Capital Controls – Layer Two

At a deeper level, the idea of fiat currency itself is a capital control, especially when the exchange value versus other fraudulent currencies is not a process the average economic actor even gets to have a say in. We’re just along for the ride. In actuality, the fiat currency is the perfect tool for graft as the whole concept allows central banks and governments to rip-off the holders of such currency through inflation. Remember, a paper federal reserve note is NOT capital. It was supposed to represent capital, and for a time did, but what has happened over the decades? The value of said notes keeps dwindling and the stooges at the not-so-USFed brag about it on their websites with their little inflation calculators. The economic intelligencia tells us that this robbery via inflation is necessary for economic growth when in fact that robbery via inflation has replaced economic growth. These same clowns will tell us that we’re better off economically today because we have smart phones that we can use to watch their propaganda and baloney. Not only did we not have any capital to exchange for these gadgets, but even worse we willingly went into debt to have this stuff. But we’re better off. I guess if you also look at debt the way proselytizers like Mike Norman look at debt then we are better off. These folks think that we get rich when we borrow because we get money. They forget the other half of the equation – that the money we get today must be paid back at some date certain in the future with interest.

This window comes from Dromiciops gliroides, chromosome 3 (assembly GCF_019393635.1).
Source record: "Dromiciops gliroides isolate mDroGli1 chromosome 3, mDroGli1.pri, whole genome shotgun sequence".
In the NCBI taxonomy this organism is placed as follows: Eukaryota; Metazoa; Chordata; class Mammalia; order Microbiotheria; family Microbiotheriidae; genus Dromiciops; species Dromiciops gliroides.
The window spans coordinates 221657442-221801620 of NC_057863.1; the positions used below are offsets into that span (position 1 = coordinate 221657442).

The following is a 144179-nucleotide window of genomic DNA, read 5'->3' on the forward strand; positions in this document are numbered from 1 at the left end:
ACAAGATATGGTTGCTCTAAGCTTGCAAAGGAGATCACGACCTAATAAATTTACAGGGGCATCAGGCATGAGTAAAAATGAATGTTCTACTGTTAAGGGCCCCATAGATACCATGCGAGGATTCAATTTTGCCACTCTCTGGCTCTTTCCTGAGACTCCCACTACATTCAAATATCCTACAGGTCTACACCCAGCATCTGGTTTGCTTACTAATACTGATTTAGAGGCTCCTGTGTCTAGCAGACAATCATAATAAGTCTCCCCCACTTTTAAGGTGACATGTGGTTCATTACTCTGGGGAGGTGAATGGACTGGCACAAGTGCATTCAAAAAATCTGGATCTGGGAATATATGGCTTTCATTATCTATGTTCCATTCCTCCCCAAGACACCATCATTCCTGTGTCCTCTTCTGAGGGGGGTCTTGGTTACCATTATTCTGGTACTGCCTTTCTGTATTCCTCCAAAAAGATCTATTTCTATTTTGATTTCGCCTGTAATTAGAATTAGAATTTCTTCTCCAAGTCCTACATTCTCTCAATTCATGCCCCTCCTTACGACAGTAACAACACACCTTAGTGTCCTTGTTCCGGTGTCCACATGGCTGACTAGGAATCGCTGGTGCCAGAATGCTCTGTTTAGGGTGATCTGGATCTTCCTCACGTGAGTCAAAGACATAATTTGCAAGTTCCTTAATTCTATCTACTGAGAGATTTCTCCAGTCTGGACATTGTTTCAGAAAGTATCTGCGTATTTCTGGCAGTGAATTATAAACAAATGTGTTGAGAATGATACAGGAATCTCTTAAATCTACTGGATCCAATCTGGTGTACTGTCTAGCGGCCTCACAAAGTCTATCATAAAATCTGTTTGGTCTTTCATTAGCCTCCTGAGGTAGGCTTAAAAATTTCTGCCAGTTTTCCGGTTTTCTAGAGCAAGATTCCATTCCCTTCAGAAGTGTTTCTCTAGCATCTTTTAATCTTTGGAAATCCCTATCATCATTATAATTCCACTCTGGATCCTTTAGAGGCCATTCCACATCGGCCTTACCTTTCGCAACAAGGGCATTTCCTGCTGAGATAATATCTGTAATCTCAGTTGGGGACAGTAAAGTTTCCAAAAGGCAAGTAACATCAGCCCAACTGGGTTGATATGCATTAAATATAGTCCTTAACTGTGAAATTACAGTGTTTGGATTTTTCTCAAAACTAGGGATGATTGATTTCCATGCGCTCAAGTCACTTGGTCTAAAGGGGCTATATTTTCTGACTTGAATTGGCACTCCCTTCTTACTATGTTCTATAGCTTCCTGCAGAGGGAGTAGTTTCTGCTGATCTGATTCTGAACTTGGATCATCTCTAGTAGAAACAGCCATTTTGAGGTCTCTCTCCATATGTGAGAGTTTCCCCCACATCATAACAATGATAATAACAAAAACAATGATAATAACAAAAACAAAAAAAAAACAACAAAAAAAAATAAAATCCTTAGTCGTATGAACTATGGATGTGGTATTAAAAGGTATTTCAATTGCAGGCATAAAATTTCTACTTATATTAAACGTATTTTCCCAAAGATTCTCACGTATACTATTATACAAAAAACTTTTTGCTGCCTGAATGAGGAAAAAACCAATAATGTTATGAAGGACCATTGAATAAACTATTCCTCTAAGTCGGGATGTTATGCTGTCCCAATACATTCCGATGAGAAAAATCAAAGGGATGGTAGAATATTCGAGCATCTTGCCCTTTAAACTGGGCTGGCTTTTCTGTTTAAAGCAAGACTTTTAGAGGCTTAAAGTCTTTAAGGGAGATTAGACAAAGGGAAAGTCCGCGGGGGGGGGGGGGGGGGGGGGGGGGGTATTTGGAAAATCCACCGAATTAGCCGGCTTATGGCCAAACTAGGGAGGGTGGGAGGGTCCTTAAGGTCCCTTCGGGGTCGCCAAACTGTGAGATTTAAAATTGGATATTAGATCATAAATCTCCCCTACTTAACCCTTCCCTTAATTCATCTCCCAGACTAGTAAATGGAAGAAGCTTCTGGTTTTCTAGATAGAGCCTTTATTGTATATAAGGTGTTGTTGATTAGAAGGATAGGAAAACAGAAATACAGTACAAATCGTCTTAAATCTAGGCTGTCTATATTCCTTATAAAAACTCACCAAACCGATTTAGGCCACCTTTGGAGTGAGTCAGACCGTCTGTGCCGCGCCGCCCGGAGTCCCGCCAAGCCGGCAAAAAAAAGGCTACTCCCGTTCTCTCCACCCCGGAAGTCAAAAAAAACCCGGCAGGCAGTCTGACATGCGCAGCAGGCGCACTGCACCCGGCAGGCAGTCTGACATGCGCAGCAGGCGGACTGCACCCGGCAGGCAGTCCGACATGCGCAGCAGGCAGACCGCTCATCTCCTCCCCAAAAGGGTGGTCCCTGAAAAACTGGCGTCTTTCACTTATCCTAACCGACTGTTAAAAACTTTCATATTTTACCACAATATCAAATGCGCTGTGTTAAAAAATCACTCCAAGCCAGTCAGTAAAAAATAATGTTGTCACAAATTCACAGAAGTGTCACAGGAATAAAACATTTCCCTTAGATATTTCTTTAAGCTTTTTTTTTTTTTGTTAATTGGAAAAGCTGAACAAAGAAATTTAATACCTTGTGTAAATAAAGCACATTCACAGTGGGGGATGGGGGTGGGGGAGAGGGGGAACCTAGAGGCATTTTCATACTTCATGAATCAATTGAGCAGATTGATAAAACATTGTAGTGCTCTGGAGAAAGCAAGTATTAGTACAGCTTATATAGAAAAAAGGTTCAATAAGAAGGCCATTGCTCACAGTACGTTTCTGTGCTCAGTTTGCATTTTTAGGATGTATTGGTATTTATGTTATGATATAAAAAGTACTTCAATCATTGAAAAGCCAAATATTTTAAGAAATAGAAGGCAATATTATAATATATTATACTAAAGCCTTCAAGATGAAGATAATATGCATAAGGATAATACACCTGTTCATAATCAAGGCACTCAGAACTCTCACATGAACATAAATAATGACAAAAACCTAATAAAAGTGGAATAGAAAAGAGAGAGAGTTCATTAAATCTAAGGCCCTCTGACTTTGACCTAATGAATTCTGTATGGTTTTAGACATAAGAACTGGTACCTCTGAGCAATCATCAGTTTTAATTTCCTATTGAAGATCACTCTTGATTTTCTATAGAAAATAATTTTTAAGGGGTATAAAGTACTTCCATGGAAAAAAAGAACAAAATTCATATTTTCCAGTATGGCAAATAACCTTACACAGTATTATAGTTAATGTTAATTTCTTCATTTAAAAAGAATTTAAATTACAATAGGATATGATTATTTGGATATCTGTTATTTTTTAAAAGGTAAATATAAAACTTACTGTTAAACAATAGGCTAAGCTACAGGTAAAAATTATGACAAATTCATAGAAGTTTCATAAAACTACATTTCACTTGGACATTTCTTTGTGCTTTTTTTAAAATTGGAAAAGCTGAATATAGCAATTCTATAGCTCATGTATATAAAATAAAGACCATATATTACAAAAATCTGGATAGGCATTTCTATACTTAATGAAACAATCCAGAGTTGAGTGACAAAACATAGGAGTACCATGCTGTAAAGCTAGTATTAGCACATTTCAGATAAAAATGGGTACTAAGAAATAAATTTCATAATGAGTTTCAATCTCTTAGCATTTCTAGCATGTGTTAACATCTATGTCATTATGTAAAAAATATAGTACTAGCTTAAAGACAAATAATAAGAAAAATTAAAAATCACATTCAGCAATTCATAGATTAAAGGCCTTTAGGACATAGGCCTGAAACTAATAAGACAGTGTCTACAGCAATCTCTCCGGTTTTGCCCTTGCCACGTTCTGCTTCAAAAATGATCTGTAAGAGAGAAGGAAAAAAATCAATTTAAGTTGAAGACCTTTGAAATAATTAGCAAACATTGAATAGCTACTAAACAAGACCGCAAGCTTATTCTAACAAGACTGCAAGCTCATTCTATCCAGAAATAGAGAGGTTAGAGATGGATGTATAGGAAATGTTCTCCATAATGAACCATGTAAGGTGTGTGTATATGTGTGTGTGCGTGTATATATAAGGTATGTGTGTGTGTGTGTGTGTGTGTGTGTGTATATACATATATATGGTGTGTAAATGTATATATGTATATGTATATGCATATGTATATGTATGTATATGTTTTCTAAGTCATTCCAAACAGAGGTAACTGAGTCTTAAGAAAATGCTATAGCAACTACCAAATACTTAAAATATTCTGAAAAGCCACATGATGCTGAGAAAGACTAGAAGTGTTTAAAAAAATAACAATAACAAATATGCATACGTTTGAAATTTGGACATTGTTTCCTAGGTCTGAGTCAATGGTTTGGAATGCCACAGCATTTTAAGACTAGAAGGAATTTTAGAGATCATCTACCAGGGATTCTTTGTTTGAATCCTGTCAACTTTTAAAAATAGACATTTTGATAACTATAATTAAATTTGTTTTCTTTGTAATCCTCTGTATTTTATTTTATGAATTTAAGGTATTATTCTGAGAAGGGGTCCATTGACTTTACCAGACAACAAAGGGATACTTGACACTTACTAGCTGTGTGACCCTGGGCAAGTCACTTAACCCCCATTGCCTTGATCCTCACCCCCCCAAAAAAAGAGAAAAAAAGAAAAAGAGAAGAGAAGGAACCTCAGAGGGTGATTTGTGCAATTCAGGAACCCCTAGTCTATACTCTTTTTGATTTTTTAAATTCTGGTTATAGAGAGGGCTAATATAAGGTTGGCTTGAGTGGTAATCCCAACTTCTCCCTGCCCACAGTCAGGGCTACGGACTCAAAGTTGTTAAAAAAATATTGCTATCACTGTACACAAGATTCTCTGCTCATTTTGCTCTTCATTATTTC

So the currency itself is a capital control, and it is inherently compromised because the currency represents DEBT. That’s why they’re called ‘notes’. So we go to the grocery store with a bunch of paper debt tickets and trade them for someone else’s hard work just like we get paid in DEBT for our own hard work. And while the exchange value of those notes continues to shrink, making us work even harder to stay afloat (or double down on debt), the debt that those notes represents is still there – due and payable to the (insert your favorite descriptive here) who set this whole mess up.

Even More Capital Controls